Monitoring forest bird communities for impact assessment: The influence of sampling intensity and spatial scale

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    Abstract

    There are several applications for which one might monitor avian communities but one of the main ones is to evaluate the impact of an anthropogenic disturbance (e.g. logging). There has been relatively little attention paid to how sensitive such monitoring might be to sampling strategy, which refers to the temporal frequency and spatial extent over which the monitoring is conducted rather than the actual method by which the data are collected (i.e. strip transect, point counts, etc.). By using data collected during 92 visits spaced over three successive years at one site, 48 different sampling strategies (‘schedules’) are emulated by using resampling techniques to investigate the sensitivity of outcomes to transect size (3 classes, ≈17, ≈34, ≈50 ha) and sampling intensity (once-off; one or more times per season; one, two or three years). Sensitivity is gauged by reference to the accuracy of estimates of species richness and the maximum total density. A key point is that the analyses are to be based only on species recorded in the pre-impact phases of the monitoring; thus, losses of species or individuals of these species cannot be offset or obscured by increases in disturbance-tolerant or exotic species when judging whether there has been a deleterious impact. For the kind of forest and avian community considered here, single-visit surveys performed uniformly badly on every criterion, while results for the smallest spatial extents (≈17 ha) deviated greatly from outcomes for larger transects. A recommended sampling schedule derived from these analyses is two visits every season for two successive years at the largest spatial extent (i.e. eight visits at ≈50 ha). This would form the basis by which to assess ‘significant’ declines in richness or maximum total density, with the entire survey repeated prior to and following the putative impact. These assessments require the calculation of the magnitudes of declines that might arise by chance from sampling the unperturbed community and corresponding power estimates for specified changes.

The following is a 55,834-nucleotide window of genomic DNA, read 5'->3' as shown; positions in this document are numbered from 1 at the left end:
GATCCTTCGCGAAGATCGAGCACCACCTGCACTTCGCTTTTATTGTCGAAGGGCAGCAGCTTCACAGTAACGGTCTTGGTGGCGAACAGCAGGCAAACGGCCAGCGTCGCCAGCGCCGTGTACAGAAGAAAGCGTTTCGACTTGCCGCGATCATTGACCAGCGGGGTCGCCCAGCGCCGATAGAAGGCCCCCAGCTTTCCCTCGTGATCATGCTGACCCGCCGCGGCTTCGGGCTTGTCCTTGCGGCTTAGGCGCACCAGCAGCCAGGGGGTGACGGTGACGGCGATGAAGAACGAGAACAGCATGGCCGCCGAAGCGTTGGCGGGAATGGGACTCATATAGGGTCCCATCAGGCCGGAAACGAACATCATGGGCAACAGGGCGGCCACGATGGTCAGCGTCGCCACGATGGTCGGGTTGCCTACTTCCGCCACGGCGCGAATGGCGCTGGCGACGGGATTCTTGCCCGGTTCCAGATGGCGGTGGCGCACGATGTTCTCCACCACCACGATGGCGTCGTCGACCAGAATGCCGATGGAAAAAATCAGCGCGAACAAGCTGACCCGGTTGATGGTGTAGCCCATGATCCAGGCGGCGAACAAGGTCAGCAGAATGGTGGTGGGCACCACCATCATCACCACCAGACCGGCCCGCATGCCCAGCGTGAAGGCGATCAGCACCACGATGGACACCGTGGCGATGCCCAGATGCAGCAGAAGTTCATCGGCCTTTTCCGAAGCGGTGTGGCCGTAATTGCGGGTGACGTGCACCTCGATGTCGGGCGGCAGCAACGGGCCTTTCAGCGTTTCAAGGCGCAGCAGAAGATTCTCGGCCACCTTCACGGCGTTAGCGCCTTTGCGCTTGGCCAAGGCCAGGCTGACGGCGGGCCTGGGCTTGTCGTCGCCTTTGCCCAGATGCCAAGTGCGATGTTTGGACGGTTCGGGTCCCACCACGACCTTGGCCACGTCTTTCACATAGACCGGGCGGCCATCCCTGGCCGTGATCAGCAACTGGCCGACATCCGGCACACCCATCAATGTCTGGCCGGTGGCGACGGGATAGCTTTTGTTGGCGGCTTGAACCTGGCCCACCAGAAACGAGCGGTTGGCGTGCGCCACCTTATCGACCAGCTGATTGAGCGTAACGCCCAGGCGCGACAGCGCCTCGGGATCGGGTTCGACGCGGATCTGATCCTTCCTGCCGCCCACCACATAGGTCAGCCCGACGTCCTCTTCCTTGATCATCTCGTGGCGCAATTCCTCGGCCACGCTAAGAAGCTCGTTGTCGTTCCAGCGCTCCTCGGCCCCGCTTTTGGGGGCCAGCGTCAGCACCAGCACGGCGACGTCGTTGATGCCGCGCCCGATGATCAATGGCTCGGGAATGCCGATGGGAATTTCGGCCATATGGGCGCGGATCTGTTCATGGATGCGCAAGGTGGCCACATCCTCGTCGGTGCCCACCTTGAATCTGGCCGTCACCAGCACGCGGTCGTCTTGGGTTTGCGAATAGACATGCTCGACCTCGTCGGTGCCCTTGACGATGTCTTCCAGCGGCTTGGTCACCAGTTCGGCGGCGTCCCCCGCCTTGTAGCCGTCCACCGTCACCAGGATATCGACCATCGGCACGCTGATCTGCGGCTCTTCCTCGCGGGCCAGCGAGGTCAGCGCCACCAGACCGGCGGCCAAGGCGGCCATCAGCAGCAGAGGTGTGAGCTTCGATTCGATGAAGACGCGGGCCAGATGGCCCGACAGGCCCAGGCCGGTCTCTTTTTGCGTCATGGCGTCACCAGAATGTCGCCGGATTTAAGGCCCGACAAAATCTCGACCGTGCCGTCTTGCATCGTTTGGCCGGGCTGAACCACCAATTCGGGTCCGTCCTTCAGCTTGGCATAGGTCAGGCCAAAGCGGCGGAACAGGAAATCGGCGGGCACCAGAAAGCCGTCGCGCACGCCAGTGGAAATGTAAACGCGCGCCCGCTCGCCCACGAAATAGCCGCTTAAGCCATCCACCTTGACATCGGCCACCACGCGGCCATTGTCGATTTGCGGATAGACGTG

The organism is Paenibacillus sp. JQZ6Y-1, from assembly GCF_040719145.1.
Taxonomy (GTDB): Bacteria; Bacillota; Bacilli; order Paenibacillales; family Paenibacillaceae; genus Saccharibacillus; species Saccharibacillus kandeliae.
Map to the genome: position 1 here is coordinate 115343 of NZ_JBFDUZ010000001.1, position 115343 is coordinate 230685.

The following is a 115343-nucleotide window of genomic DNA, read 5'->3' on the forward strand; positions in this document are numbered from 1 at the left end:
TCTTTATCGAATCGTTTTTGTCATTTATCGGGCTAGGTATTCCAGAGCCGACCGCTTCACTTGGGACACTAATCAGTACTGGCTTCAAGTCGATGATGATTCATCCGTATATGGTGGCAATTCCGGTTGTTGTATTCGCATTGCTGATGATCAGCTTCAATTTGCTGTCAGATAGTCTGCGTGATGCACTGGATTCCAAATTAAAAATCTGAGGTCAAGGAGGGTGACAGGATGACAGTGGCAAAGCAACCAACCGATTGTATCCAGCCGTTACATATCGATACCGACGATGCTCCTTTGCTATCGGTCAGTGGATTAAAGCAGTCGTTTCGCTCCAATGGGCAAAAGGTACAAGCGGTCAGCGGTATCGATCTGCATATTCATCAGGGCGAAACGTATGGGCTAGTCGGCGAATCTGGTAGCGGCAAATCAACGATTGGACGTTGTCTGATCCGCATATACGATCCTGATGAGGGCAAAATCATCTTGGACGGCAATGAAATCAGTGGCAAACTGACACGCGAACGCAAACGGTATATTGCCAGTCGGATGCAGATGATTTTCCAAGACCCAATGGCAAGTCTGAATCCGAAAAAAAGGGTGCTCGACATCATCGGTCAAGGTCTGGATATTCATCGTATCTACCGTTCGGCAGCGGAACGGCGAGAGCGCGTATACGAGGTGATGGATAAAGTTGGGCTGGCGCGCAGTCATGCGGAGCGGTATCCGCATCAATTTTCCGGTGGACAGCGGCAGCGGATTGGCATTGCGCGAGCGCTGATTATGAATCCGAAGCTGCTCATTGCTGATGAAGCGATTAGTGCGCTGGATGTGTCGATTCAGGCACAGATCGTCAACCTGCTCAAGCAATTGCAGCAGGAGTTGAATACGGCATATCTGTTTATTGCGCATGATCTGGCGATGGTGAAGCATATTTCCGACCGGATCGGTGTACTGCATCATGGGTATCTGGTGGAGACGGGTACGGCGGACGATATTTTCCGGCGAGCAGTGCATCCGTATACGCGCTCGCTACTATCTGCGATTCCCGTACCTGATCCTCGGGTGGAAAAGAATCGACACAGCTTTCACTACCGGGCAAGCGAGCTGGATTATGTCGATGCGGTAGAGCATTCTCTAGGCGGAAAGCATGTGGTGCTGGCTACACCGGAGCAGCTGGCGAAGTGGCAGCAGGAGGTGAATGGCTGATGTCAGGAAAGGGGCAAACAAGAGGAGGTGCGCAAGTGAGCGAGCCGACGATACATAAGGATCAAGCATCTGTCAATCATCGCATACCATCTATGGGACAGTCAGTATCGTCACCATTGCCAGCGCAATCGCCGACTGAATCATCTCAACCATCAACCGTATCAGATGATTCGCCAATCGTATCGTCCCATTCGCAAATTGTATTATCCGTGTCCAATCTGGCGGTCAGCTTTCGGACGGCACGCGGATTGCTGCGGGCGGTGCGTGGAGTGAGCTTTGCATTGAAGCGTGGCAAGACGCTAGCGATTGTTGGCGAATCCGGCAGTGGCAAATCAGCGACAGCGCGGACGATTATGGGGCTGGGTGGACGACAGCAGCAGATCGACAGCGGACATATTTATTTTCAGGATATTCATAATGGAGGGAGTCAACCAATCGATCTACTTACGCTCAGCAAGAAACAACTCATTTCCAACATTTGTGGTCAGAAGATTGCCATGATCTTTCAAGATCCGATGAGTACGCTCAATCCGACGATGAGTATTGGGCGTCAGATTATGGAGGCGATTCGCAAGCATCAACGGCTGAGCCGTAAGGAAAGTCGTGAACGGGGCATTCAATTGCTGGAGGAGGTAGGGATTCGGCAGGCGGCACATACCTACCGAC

Original languageEnglish
    Pages (from-to)355-367
    Number of pages13
    JournalBiological Conservation
    Volume82
    Issue number3
    DOIs
    Publication statusPublished - 1997

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    bird
    monitoring
    birds
    sampling
    transect
    disturbance
    logging
    anthropogenic activities
    species richness
    impact assessment
    species diversity
    methodology

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    title = "Monitoring forest bird communities for impact assessment: The influence of sampling intensity and spatial scale",